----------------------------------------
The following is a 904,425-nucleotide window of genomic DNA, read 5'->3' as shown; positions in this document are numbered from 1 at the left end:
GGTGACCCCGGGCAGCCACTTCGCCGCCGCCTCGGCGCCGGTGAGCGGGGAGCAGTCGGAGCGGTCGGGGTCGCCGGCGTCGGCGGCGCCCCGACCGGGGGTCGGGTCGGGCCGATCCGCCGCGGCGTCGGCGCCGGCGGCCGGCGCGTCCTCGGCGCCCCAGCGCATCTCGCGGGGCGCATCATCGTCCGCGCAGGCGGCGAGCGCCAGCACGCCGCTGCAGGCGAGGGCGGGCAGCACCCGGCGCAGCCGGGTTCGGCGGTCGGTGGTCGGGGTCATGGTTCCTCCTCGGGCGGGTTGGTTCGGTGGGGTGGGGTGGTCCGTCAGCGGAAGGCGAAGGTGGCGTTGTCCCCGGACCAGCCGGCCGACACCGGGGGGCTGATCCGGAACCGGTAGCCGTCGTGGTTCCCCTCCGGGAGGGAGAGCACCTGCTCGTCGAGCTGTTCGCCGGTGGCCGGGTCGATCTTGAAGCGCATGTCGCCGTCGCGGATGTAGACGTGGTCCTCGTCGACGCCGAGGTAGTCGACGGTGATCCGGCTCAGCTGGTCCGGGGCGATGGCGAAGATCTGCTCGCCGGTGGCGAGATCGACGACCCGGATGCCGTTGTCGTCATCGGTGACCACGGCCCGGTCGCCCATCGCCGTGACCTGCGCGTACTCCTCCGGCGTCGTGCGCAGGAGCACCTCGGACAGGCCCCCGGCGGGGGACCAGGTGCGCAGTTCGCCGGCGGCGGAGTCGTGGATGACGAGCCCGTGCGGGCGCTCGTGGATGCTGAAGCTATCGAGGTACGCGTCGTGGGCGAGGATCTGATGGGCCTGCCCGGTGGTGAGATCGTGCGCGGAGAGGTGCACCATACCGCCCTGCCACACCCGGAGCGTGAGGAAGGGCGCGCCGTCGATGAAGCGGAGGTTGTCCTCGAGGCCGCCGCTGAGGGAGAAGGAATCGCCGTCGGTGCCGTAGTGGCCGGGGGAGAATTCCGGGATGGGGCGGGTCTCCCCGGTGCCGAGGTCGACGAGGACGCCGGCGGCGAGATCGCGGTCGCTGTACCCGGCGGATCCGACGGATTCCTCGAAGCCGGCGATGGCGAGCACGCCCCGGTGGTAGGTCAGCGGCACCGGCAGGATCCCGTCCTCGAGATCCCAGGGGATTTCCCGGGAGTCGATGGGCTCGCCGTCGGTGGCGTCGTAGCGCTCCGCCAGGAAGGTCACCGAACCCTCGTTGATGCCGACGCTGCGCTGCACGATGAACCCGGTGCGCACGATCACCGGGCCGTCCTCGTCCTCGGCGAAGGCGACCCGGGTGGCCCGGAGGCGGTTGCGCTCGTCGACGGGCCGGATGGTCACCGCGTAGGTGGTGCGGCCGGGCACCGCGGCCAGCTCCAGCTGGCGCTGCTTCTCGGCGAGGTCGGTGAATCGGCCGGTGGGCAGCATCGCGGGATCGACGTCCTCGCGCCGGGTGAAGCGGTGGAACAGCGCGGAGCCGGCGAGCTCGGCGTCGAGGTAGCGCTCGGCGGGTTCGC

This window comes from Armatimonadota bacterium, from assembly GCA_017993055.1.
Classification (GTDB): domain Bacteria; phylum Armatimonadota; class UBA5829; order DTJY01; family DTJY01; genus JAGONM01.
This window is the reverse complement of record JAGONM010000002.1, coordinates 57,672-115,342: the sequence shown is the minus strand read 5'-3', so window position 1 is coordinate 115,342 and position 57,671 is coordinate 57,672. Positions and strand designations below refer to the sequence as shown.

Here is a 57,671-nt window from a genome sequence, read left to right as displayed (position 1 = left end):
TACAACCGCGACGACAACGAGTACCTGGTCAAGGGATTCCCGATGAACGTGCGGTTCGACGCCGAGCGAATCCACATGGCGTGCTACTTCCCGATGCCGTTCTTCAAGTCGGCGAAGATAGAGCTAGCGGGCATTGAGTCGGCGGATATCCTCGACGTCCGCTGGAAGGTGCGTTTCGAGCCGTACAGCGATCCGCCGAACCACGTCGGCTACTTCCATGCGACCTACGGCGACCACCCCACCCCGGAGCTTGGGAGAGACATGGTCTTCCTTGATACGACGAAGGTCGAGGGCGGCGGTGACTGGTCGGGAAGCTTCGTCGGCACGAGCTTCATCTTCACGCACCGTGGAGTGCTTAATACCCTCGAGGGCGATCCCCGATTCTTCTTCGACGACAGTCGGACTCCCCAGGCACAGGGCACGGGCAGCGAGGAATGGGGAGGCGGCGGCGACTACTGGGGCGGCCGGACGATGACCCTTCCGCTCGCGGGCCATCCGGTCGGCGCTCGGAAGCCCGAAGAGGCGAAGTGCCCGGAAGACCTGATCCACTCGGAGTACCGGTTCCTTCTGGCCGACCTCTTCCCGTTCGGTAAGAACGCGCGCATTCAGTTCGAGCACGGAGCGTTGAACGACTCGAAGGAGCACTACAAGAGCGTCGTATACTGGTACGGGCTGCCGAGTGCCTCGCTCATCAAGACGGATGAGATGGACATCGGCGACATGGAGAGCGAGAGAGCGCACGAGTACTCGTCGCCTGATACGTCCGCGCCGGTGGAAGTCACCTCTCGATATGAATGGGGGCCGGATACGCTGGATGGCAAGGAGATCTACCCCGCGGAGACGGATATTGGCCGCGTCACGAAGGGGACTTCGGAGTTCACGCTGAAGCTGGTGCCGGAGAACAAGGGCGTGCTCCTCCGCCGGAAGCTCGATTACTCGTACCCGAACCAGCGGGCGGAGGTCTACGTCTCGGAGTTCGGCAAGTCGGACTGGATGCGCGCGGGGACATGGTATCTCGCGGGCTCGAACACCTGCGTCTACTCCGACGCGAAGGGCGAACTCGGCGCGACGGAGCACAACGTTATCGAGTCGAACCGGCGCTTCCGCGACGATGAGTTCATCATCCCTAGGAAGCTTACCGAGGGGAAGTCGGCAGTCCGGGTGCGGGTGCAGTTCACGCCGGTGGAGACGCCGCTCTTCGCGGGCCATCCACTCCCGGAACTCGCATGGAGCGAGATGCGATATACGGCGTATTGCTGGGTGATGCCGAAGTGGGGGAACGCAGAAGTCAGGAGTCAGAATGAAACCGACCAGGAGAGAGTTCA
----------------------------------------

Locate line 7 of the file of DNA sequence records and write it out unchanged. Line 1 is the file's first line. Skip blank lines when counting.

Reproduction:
TACAACCGCGACGACAACGAGTACCTGGTCAAGGGATTCCCGATGAACGTGCGGTTCGACGCCGAGCGAATCCACATGGCGTGCTACTTCCCGATGCCGTTCTTCAAGTCGGCGAAGATAGAGCTAGCGGGCATTGAGTCGGCGGATATCCTCGACGTCCGCTGGAAGGTGCGTTTCGAGCCGTACAGCGATCCGCCGAACCACGTCGGCTACTTCCATGCGACCTACGGCGACCACCCCACCCCGGAGCTTGGGAGAGACATGGTCTTCCTTGATACGACGAAGGTCGAGGGCGGCGGTGACTGGTCGGGAAGCTTCGTCGGCACGAGCTTCATCTTCACGCACCGTGGAGTGCTTAATACCCTCGAGGGCGATCCCCGATTCTTCTTCGACGACAGTCGGACTCCCCAGGCACAGGGCACGGGCAGCGAGGAATGGGGAGGCGGCGGCGACTACTGGGGCGGCCGGACGATGACCCTTCCGCTCGCGGGCCATCCGGTCGGCGCTCGGAAGCCCGAAGAGGCGAAGTGCCCGGAAGACCTGATCCACTCGGAGTACCGGTTCCTTCTGGCCGACCTCTTCCCGTTCGGTAAGAACGCGCGCATTCAGTTCGAGCACGGAGCGTTGAACGACTCGAAGGAGCACTACAAGAGCGTCGTATACTGGTACGGGCTGCCGAGTGCCTCGCTCATCAAGACGGATGAGATGGACATCGGCGACATGGAGAGCGAGAGAGCGCACGAGTACTCGTCGCCTGATACGTCCGCGCCGGTGGAAGTCACCTCTCGATATGAATGGGGGCCGGATACGCTGGATGGCAAGGAGATCTACCCCGCGGAGACGGATATTGGCCGCGTCACGAAGGGGACTTCGGAGTTCACGCTGAAGCTGGTGCCGGAGAACAAGGGCGTGCTCCTCCGCCGGAAGCTCGATTACTCGTACCCGAACCAGCGGGCGGAGGTCTACGTCTCGGAGTTCGGCAAGTCGGACTGGATGCGCGCGGGGACATGGTATCTCGCGGGCTCGAACACCTGCGTCTACTCCGACGCGAAGGGCGAACTCGGCGCGACGGAGCACAACGTTATCGAGTCGAACCGGCGCTTCCGCGACGATGAGTTCATCATCCCTAGGAAGCTTACCGAGGGGAAGTCGGCAGTCCGGGTGCGGGTGCAGTTCACGCCGGTGGAGACGCCGCTCTTCGCGGGCCATCCACTCCCGGAACTCGCATGGAGCGAGATGCGATATACGGCGTATTGCTGGGTGATGCCGAAGTGGGGGAACGCAGAAGTCAGGAGTCAGAATGAAACCGACCAGGAGAGAGTTCA